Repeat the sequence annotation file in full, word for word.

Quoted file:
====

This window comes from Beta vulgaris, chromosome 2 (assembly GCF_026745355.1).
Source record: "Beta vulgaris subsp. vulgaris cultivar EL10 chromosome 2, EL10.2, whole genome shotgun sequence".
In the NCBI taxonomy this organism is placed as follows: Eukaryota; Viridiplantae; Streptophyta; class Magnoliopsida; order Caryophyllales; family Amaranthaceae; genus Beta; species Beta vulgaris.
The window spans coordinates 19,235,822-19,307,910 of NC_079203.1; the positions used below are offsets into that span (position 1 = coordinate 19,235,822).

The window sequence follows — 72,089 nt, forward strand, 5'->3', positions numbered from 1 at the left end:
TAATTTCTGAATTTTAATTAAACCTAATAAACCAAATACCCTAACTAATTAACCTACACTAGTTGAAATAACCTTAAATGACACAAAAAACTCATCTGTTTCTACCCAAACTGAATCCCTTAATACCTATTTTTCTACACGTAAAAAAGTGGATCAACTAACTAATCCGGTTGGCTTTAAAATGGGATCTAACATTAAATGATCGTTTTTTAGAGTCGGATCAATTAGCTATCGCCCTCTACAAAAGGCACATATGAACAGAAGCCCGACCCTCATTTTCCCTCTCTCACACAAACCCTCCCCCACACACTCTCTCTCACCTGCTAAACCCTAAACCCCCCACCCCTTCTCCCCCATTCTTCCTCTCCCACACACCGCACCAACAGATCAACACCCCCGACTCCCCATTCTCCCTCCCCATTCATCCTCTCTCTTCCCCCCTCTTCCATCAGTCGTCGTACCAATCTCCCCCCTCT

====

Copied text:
This window comes from Beta vulgaris, chromosome 2 (assembly GCF_026745355.1).
Source record: "Beta vulgaris subsp. vulgaris cultivar EL10 chromosome 2, EL10.2, whole genome shotgun sequence".
In the NCBI taxonomy this organism is placed as follows: Eukaryota; Viridiplantae; Streptophyta; class Magnoliopsida; order Caryophyllales; family Amaranthaceae; genus Beta; species Beta vulgaris.
The window spans coordinates 19,235,822-19,307,910 of NC_079203.1; the positions used below are offsets into that span (position 1 = coordinate 19,235,822).

The window sequence follows — 72,089 nt, forward strand, 5'->3', positions numbered from 1 at the left end:
TAATTTCTGAATTTTAATTAAACCTAATAAACCAAATACCCTAACTAATTAACCTACACTAGTTGAAATAACCTTAAATGACACAAAAAACTCATCTGTTTCTACCCAAACTGAATCCCTTAATACCTATTTTTCTACACGTAAAAAAGTGGATCAACTAACTAATCCGGTTGGCTTTAAAATGGGATCTAACATTAAATGATCGTTTTTTAGAGTCGGATCAATTAGCTATCGCCCTCTACAAAAGGCACATATGAACAGAAGCCCGACCCTCATTTTCCCTCTCTCACACAAACCCTCCCCCACACACTCTCTCTCACCTGCTAAACCCTAAACCCCCCACCCCTTCTCCCCCATTCTTCCTCTCCCACACACCGCACCAACAGATCAACACCCCCGACTCCCCATTCTCCCTCCCCATTCATCCTCTCTCTTCCCCCCTCTTCCATCAGTCGTCGTACCAATCTCCCCCCTCT